Here I Am

My one great regret about writing this blog is that I no longer seem to be able to keep up with reading all that my blogging peers have written recently.

People I have shared flats with will testify that it used to be the case that once I got home from work, the first thing I would do would be to fire up my laptop (or PC as it was at the time), and check in on all my favourite folk, see what they’ve been up to and what they’ve been listening to.

But for the last couple of years, this routine has fallen by the wayside. Instead, every month or so – and often, not even that frequently – I’ll swoop by all those that I know, or who have commented here, or who contributed to The Chain back in the day, to catch up with what’s being going on with them. And hopefully pick up a few tips about tunes I don’t know about.

Over the last week, I’ve tried to rectify that, and found that many of my blogging buddies have been going through some hard times of late, and I feel terrible that until now I’ve not provided the same kind of support as they did to me, when I was taken ill last year, and then when I lost my best friend earlier this year.

Back before I started blogging, I didn’t realise the importance of leaving Comments on blogs I read, so I never left one. Not one.

But having been through some hard times myself and received such kind messages, I can tell you how much it means to know there are people out there – that I’ve never met and probably never will – who are decent, respectful and supportive. As one of my greatest allys has found recently, it’s so easy to forget in this world of online existence, where trolling and unpleasantness is often the norm, that there are far more nice, honourable people out there than there is the opposite.

This isn’t a pathetic plea for more comments here, this is an apology to all those who have commented and to whom I’ve not reciprocated until recently, when it’s way too late.

I wish I knew how to end this post. I’d love it to be something inspiring and uplifting, but I fear whatever I do will just come across as glib.

So I figured I’d embrace that. So here, by way of a truly shonky bit of clippage recorded so long ago that Tim Lovejoy still had hair (but was still an irritating twonk), is Alan Shearer doing what he does best: singing Labi Siffrie songs:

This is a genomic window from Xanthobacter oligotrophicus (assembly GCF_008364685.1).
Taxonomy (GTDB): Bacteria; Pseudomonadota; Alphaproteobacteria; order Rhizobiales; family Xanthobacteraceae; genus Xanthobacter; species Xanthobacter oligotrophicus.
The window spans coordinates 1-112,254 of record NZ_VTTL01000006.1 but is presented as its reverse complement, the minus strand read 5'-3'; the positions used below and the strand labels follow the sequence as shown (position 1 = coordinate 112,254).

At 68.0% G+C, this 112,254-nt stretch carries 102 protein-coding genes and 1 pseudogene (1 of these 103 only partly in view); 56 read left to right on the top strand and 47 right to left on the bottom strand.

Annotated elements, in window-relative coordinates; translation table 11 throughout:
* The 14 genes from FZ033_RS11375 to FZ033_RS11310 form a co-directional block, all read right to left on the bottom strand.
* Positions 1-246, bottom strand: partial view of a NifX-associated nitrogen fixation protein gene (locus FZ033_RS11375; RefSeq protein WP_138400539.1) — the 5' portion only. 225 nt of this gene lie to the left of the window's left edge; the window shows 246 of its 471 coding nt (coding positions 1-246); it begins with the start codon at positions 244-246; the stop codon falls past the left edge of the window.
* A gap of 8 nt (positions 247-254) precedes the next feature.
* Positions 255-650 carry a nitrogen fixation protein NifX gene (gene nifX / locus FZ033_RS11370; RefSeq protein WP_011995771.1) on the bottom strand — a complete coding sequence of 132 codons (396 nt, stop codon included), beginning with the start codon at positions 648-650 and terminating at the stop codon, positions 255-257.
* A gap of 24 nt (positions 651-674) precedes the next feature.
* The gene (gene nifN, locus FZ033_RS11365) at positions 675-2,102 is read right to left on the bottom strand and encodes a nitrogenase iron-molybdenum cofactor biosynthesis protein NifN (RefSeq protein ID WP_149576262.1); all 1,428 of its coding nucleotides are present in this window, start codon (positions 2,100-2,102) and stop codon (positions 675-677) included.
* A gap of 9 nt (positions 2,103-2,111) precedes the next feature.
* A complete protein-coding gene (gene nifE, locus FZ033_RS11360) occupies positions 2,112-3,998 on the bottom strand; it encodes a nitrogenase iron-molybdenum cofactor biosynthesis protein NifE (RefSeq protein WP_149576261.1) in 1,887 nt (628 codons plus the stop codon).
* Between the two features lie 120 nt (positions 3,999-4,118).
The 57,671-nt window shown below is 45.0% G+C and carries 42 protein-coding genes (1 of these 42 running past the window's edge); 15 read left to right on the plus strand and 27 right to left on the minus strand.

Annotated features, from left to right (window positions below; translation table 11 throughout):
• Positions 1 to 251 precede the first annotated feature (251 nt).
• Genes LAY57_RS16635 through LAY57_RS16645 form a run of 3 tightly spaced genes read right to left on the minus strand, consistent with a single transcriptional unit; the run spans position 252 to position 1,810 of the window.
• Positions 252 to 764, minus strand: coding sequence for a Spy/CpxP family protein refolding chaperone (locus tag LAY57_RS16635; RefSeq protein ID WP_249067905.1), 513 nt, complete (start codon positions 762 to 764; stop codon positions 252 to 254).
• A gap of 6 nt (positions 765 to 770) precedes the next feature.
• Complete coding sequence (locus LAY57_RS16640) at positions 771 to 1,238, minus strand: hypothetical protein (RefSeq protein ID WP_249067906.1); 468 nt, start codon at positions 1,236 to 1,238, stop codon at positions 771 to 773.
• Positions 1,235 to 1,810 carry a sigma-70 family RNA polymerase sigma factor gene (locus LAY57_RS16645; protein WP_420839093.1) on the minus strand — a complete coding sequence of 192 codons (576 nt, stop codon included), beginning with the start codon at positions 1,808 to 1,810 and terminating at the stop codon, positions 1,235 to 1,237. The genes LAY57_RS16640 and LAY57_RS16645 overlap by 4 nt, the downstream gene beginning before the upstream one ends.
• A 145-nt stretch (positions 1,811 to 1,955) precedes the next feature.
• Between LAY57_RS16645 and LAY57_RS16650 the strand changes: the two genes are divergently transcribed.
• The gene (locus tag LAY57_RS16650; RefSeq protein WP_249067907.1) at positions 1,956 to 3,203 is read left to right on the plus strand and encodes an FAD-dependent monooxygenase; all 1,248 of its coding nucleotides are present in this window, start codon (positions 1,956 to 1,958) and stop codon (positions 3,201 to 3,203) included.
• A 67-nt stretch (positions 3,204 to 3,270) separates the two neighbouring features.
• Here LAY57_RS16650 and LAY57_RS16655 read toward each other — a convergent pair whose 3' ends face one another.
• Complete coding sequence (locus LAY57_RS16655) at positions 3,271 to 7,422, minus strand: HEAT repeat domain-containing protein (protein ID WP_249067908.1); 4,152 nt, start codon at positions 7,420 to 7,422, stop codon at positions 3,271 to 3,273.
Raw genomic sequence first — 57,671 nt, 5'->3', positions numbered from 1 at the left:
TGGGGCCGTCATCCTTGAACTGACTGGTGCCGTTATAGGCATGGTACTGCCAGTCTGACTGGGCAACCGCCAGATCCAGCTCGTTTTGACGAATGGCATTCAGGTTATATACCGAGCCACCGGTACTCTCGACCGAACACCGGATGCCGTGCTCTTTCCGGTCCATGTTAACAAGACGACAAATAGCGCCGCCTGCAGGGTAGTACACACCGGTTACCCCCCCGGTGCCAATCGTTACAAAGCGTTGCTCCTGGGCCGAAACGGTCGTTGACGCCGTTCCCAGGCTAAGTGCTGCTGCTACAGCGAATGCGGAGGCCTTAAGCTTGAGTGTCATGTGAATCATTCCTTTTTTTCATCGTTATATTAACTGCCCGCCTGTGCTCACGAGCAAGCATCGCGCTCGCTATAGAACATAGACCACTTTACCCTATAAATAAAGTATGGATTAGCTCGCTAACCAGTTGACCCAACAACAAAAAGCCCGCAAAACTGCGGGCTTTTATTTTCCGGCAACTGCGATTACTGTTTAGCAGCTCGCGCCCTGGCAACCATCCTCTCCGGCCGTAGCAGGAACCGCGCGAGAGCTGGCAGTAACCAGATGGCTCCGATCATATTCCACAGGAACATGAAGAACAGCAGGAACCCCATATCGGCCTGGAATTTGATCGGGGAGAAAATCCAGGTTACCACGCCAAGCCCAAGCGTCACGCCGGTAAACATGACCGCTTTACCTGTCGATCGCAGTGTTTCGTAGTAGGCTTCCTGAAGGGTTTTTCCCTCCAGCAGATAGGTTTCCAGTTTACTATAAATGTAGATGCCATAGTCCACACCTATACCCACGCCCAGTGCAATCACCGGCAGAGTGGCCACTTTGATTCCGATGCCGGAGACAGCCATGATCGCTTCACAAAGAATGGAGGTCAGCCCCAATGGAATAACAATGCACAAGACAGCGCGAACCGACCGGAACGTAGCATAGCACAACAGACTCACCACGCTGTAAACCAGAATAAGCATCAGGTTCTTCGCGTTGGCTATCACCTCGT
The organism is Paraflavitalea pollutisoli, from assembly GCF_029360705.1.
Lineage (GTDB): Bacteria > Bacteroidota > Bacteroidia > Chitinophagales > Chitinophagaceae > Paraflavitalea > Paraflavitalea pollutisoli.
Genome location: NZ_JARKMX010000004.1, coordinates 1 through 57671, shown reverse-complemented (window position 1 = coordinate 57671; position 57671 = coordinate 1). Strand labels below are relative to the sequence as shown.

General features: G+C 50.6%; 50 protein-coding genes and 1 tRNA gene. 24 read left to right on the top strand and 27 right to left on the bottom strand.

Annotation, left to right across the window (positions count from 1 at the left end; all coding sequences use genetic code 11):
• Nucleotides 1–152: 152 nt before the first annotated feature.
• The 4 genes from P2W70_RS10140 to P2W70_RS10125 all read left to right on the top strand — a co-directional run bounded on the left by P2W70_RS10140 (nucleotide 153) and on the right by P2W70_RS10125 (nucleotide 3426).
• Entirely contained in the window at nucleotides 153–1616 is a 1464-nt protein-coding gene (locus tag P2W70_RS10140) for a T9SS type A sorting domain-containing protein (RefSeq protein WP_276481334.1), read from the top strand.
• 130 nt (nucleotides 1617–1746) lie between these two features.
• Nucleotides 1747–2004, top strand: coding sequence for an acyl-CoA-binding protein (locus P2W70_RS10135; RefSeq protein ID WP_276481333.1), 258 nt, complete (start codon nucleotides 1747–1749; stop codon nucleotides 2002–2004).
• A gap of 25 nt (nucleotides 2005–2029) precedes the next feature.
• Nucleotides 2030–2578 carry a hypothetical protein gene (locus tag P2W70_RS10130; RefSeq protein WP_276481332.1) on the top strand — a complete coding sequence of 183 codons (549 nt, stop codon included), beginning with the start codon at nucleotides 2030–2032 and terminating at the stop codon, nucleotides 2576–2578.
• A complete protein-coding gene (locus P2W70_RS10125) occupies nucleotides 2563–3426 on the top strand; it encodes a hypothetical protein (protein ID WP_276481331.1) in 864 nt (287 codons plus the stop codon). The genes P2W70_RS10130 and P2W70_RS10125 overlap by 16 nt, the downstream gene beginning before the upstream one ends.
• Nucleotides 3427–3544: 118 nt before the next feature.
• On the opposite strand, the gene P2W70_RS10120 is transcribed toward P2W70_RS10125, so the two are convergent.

Hopefully ths won’t come across as pompous or self-important, but maybe it’s better way to sign off with a tune:

Adam Green & Binki Shapiro – Here I Am

More soon.

50 Ways to Prove I’m Rubbish #23

I’ll be honest, when I started writing this series, the plan was that they would culminate at or around my 50th birthday.

And here we are in November, over a month after my landmark moment, and I haven’t even got halfway yet.

In fact, I haven’t even written one in over a month.

This is entirely indicative of my inability to plan ahead: you would think that having hit upon the idea of writing 50 posts about 50 records I disliked when they were first released but which I now love, you would think I would then spend a little time considering what those 50 tunes would be.

Not this guy. Oh no.

“It’ll be fine,” I told myself , “they’ll just come to you,” .

And this slap-dash for no cash approach was proven to be true this week when watching the inspiration for many things I post here: the reruns of Top of the Pops on BBC4.

These repeats are now into 1988, and thankfully a period where less controversial Radio 1 DJs feature, so fewer editions have been wiped from the running order.

And specifically, to this song, which I remember thinking at the time was really rather dull, but now I see it for what it is: one of the finest soul records from the past 30+ years.

Put it this way (and I can think of no finer recommendation of any record): nowadays, when it comes on the radio I turn it up rather than down:

Womack & Womack – Teardrops

Actually, thinking about it, it might have been Love Wars that I really hated, but I was wrong about that too.

Anyway, more soon.